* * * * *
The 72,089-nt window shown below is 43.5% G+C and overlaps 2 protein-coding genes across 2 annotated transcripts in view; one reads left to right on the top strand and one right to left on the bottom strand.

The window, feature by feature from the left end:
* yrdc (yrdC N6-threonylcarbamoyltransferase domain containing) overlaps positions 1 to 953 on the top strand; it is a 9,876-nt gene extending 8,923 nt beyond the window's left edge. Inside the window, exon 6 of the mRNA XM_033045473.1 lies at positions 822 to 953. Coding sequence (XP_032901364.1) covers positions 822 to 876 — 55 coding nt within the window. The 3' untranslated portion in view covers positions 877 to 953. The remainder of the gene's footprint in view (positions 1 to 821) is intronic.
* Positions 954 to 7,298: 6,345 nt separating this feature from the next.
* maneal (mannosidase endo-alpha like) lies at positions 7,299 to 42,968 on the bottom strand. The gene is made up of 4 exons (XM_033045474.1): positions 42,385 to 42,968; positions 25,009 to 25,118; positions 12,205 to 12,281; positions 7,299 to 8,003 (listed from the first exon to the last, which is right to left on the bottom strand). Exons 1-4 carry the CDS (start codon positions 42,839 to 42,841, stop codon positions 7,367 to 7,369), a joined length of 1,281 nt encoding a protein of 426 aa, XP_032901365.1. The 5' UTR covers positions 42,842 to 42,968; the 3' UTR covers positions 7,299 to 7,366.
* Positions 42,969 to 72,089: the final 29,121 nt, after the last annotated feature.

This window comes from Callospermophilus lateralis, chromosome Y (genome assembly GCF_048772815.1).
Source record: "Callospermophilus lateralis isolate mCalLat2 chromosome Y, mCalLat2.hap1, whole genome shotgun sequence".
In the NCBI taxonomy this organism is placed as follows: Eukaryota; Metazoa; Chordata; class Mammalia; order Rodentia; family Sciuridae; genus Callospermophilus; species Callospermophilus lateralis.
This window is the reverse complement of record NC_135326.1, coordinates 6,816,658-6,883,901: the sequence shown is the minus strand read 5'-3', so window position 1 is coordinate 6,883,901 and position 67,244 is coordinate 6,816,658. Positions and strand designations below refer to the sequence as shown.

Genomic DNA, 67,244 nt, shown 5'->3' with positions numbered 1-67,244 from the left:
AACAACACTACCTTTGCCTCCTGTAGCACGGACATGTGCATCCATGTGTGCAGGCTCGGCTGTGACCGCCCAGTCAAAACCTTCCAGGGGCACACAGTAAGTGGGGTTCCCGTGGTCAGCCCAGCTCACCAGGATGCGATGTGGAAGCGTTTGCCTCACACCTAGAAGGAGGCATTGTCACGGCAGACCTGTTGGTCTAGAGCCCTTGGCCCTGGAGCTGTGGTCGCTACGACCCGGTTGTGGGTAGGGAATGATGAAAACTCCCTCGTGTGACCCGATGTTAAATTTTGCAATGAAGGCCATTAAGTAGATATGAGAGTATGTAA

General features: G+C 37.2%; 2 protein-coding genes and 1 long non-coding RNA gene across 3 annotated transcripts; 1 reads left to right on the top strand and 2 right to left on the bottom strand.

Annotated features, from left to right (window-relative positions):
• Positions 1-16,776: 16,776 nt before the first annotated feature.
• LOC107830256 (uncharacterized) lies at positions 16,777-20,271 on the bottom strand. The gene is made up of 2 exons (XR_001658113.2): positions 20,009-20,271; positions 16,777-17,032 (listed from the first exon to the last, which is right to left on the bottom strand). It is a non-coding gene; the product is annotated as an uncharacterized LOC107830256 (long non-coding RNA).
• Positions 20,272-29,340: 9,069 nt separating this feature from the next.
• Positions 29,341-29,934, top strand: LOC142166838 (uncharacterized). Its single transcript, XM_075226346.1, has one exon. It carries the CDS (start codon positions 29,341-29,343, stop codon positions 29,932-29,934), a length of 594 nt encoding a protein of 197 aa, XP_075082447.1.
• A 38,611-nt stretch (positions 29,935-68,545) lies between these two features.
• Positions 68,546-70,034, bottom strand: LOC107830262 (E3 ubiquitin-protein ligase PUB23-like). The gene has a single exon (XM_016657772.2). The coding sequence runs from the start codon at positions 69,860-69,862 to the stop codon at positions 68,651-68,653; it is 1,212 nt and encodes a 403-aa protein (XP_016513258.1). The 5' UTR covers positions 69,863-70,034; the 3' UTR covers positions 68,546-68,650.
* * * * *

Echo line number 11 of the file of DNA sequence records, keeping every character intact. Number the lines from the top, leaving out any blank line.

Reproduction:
Genomic DNA, 67,244 nt, shown 5'->3' with positions numbered 1-67,244 from the left: